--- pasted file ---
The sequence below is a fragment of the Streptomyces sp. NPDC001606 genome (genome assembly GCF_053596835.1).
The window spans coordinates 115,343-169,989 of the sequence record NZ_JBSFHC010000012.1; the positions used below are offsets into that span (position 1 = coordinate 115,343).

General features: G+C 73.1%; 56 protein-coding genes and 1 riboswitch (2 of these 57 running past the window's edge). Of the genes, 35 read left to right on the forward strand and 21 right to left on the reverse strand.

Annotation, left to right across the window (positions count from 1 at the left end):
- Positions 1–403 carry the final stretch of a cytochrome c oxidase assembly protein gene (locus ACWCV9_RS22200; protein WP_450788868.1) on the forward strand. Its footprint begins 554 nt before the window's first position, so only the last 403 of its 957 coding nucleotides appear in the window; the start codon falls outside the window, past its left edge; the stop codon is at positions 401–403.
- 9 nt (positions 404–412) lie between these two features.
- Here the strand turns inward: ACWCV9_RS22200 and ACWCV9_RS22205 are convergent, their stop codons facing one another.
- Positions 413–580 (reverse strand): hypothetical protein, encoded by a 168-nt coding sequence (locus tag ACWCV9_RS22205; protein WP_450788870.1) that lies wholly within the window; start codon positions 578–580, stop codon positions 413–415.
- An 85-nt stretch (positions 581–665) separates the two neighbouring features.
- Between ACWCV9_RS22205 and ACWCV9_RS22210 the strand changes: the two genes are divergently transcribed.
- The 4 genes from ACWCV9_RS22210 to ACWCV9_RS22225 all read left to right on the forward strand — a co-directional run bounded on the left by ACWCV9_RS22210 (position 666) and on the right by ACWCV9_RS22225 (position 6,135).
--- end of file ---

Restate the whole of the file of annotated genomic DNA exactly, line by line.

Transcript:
The sequence below is a fragment of the Streptomyces sp. NPDC001606 genome (genome assembly GCF_053596835.1).
The window spans coordinates 115,343-169,989 of the sequence record NZ_JBSFHC010000012.1; the positions used below are offsets into that span (position 1 = coordinate 115,343).

General features: G+C 73.1%; 56 protein-coding genes and 1 riboswitch (2 of these 57 running past the window's edge). Of the genes, 35 read left to right on the forward strand and 21 right to left on the reverse strand.

Annotation, left to right across the window (positions count from 1 at the left end):
- Positions 1–403 carry the final stretch of a cytochrome c oxidase assembly protein gene (locus ACWCV9_RS22200; protein WP_450788868.1) on the forward strand. Its footprint begins 554 nt before the window's first position, so only the last 403 of its 957 coding nucleotides appear in the window; the start codon falls outside the window, past its left edge; the stop codon is at positions 401–403.
- 9 nt (positions 404–412) lie between these two features.
- Here the strand turns inward: ACWCV9_RS22200 and ACWCV9_RS22205 are convergent, their stop codons facing one another.
- Positions 413–580 (reverse strand): hypothetical protein, encoded by a 168-nt coding sequence (locus tag ACWCV9_RS22205; protein WP_450788870.1) that lies wholly within the window; start codon positions 578–580, stop codon positions 413–415.
- An 85-nt stretch (positions 581–665) separates the two neighbouring features.
- Between ACWCV9_RS22205 and ACWCV9_RS22210 the strand changes: the two genes are divergently transcribed.
- The 4 genes from ACWCV9_RS22210 to ACWCV9_RS22225 all read left to right on the forward strand — a co-directional run bounded on the left by ACWCV9_RS22210 (position 666) and on the right by ACWCV9_RS22225 (position 6,135).